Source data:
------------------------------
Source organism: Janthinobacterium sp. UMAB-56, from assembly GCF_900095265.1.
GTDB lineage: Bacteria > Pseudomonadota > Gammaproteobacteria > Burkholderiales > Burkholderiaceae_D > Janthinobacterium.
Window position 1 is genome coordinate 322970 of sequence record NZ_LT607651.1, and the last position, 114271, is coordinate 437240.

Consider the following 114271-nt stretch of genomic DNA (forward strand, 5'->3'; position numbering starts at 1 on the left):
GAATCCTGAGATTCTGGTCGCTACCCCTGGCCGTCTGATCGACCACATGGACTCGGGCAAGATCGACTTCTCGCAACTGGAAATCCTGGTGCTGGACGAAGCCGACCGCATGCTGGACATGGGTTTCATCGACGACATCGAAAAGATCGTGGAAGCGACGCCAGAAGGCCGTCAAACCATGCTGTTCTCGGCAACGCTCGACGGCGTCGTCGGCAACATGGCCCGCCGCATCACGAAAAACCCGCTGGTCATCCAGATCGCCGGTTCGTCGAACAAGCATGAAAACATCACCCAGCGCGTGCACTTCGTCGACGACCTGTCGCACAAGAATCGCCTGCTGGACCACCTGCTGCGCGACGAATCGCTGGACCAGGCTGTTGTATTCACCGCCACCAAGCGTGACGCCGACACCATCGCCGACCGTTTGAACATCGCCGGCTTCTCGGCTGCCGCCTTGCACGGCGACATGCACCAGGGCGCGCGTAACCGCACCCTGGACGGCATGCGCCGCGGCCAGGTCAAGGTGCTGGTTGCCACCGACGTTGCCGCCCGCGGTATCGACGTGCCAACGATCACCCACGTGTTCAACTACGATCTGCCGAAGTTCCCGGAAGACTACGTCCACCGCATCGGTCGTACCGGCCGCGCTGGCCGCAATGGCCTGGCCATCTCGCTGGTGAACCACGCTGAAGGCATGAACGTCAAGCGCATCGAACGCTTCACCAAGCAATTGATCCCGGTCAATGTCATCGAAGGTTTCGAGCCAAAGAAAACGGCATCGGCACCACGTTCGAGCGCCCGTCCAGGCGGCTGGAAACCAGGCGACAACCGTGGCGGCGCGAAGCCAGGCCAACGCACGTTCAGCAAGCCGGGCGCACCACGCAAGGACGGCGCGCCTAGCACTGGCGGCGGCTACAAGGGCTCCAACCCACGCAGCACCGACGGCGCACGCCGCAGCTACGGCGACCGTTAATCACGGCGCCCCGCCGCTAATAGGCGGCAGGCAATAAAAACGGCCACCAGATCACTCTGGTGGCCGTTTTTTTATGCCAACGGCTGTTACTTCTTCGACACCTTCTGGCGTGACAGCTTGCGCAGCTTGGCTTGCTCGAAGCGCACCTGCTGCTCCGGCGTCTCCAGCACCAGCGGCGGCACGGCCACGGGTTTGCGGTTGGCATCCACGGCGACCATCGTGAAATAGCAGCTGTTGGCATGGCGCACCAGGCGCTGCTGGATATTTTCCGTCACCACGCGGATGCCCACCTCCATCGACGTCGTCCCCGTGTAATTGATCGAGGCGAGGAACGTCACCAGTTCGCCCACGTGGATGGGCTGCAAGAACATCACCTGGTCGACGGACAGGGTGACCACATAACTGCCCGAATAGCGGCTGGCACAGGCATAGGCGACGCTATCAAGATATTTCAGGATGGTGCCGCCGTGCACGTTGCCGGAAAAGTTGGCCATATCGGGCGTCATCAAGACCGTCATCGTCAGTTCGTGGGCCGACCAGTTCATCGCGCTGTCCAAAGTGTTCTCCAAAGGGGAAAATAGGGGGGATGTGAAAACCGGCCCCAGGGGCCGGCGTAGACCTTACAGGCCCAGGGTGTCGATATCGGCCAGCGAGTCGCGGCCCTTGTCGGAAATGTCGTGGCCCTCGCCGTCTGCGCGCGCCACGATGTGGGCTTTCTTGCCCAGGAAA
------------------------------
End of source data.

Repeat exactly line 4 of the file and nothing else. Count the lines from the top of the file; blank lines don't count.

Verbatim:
Consider the following 114271-nt stretch of genomic DNA (forward strand, 5'->3'; position numbering starts at 1 on the left):